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Former NFL Player Malcolm Jenkins Bet On Himself And Plans To Help Others Do The Same

The New Jersey native boasts an impressive portfolio which includes companies in media, tech, apparel, real estate, and food industries.

Former Philadelphia Eagles safety and two-time Super Bowl champion Malcolm Jenkins walked away from a potential $6 million deal from the NFL in 2022 and decided to bet on his diverse list of business interests. Today, the New Jersey native boasts an impressive portfolio which includes companies in media, tech, apparel, real estate, and food industries, WHYY reported.

Through his multi-unit franchise developer and operator, Disrupt Foods, that houses 20 quick-service restaurants including Wingstop and Papa John’s, Jenkins hopes to empower minority business owners.

“If there’s a mission for me and how I’m moving now, what I want to have an impact on is really educating people on the power of group economics,” he said. “People when they have success, most of the time they do it as a collective family, as a community. Owning businesses in their own communities. When you look at [Black communities] we don’t own the majority of the businesses in it. We don’t own homes most of the time. It just continues to push us into pockets of poverty that are harder and harder to climb out of as an individual.”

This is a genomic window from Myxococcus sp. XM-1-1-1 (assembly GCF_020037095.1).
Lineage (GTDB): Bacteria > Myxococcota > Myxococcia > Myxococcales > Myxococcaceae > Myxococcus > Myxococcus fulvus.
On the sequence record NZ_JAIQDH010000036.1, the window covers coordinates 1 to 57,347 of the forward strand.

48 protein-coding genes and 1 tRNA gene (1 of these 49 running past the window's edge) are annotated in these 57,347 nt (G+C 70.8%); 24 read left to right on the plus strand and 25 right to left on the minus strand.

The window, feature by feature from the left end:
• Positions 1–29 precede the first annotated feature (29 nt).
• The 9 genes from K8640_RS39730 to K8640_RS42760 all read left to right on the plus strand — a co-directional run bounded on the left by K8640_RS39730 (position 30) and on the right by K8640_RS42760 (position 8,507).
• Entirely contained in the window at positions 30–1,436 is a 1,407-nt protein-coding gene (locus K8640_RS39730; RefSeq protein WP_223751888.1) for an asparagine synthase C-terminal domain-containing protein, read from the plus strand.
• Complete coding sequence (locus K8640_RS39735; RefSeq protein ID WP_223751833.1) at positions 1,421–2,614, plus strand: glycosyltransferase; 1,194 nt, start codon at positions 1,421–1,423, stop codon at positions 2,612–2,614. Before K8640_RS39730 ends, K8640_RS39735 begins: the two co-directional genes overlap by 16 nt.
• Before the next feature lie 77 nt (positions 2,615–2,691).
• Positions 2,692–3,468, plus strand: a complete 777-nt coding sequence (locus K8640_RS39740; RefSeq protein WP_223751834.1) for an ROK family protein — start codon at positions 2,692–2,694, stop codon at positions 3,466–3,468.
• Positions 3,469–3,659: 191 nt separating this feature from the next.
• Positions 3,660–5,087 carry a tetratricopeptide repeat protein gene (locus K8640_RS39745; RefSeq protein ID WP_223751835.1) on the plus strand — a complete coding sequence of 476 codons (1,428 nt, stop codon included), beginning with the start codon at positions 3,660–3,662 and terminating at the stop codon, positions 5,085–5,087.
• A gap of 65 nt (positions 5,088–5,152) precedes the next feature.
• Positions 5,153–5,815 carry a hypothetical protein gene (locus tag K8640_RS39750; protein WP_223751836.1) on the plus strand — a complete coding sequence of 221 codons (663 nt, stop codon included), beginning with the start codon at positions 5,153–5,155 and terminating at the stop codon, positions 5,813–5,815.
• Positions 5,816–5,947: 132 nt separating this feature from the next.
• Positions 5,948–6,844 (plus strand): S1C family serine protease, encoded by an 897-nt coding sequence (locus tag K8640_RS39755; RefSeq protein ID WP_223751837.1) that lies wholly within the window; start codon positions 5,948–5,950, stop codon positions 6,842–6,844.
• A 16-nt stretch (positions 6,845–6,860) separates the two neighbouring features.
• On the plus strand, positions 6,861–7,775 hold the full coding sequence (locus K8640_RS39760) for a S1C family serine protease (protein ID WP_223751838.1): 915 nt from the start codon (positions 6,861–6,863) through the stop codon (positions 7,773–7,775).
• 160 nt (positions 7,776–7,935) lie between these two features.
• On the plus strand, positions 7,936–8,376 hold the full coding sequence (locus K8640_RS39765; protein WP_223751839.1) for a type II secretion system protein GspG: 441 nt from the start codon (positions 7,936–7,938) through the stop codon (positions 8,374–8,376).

For Jenkins, it’s about helping others to expand their vision of what’s possible, AfroTech reported. The 35-year-old, who also found a football home with the New Orleans Saints, believes that people don’t “take a lot of time to evaluate what we have at our disposal and how to make the best out of that,” he said. “I had to do that with myself, my own career, and it really re-energized and turned my entire trajectory as an athlete around.” Though Jenkins’ journey in the NFL was successful, the self-described “winner” wants others to understand that victory does not come without pitfalls. “I think what winners won’t tell you is that there’s a lot of failures on the way to success,” he said.

Now, he wants to help other athletes circumvent losses when trying to start their businesses. “It makes no sense for every guy in the [NFL] league who wants to get into franchising to find an operator, go buy their own store, do all of those things when most people just want the exposure in their portfolio,” he explained. “Like, I’m not making any pizzas. But I’ve got a team around me that can execute these things.”

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